31 MAY 1957, Page 12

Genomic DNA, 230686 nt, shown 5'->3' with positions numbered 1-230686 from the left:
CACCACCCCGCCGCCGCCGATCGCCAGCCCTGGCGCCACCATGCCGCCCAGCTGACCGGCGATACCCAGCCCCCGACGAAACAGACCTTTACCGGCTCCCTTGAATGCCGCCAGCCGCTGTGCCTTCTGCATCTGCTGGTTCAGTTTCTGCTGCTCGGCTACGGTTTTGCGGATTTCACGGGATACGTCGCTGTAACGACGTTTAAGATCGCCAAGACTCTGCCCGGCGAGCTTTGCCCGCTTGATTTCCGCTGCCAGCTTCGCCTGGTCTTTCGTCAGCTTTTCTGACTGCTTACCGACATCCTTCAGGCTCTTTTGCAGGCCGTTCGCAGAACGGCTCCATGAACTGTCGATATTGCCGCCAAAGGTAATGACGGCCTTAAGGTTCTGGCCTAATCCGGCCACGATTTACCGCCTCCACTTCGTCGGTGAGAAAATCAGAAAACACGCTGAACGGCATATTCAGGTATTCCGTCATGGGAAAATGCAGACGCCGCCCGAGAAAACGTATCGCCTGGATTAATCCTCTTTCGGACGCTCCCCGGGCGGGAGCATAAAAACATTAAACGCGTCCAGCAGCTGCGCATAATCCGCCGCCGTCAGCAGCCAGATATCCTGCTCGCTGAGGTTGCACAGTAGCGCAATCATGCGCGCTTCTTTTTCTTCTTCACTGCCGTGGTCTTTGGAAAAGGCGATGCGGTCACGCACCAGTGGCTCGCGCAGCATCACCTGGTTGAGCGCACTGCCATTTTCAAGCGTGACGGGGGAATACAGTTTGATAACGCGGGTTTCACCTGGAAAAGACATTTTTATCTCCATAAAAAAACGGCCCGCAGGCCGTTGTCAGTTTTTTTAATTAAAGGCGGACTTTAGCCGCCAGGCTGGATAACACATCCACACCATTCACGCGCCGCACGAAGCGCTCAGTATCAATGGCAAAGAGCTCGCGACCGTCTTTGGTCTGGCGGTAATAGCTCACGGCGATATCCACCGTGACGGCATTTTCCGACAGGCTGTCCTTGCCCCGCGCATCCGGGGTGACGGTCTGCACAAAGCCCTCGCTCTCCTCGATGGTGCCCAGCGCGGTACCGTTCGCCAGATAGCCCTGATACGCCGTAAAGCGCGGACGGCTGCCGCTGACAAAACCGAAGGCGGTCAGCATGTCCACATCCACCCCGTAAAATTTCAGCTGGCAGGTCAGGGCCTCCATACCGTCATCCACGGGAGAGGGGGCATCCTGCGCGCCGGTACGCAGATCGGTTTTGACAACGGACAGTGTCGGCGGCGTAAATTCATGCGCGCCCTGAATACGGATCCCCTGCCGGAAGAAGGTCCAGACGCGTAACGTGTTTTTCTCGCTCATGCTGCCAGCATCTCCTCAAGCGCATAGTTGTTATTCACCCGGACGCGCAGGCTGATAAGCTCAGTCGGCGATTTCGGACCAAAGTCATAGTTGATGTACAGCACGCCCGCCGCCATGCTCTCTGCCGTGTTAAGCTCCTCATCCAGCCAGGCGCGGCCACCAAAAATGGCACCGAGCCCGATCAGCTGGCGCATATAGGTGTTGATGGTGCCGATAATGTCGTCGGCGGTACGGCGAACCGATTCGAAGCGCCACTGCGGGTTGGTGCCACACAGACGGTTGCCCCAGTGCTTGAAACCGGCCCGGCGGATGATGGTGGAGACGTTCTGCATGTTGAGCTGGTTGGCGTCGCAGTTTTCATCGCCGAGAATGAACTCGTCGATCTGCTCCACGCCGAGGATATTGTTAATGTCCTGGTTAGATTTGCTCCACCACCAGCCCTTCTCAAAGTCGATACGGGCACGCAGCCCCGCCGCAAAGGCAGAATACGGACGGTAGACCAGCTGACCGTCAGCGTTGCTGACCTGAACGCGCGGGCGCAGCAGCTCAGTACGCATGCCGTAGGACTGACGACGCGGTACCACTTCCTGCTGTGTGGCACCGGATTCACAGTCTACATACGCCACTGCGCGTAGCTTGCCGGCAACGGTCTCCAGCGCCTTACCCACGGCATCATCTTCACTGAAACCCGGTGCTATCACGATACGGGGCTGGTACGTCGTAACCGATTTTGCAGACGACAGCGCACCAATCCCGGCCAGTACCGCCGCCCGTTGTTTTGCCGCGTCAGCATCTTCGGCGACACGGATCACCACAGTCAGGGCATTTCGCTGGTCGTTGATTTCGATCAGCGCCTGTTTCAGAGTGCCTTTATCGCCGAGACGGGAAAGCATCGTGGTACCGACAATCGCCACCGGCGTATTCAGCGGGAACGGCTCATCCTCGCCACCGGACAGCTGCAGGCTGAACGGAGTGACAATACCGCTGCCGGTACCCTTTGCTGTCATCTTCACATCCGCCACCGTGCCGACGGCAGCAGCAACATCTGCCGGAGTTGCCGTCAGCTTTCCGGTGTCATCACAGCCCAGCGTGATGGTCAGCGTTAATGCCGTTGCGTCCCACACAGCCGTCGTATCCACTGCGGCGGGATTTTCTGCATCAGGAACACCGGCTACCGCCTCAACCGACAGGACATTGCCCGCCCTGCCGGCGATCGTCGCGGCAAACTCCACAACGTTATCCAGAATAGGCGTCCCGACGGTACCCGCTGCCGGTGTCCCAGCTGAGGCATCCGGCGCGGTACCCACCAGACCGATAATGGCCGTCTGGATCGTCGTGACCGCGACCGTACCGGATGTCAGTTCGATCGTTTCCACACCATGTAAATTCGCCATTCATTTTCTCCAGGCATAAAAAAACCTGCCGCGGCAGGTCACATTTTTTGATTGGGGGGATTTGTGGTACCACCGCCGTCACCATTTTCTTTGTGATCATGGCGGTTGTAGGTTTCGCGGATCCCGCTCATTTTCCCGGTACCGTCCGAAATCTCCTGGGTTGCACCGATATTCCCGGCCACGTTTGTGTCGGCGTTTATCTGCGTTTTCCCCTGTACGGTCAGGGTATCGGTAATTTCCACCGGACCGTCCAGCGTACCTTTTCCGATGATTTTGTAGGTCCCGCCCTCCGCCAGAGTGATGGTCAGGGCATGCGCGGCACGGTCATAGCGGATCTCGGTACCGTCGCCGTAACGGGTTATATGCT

I believe that the correct estate-agents' definition of a 'Mansion' is a house with back and front stairs, but what about 'Mansions' in the plural when applied to blocks of flats? One can date these by their names. The first mansions in London are said to be Queen Anne Mansions (1876), that hideous fourteen-storey block over- looking St. James's Park. 'Mansions,' however, mean good building and, that you are' not able to hear your neighbour's wireless in the next flat. 'Mansions' mean late Victorian or Edwardian red brick with bay windows, iron balconies, corner turrets and a slow, safe hydraulic lift. 'Gardens' are the surburban equivalent of 'Mansions.' The working-class equivalents of 'Mansions" are 'Buildings' or even 'Dwellings.' Late Edwardian and the early 1920s brought in 'Courts,' and today the more box-like, thin-walled and cramped is a new block of speculative flats the more high- sounding its name—'Close,' Cloister,"Garth' and 'Keep.' The working-class equivalent is airier, lighter and better planned and named after an immortal poet or less immortal Labour leader, economist or councillor.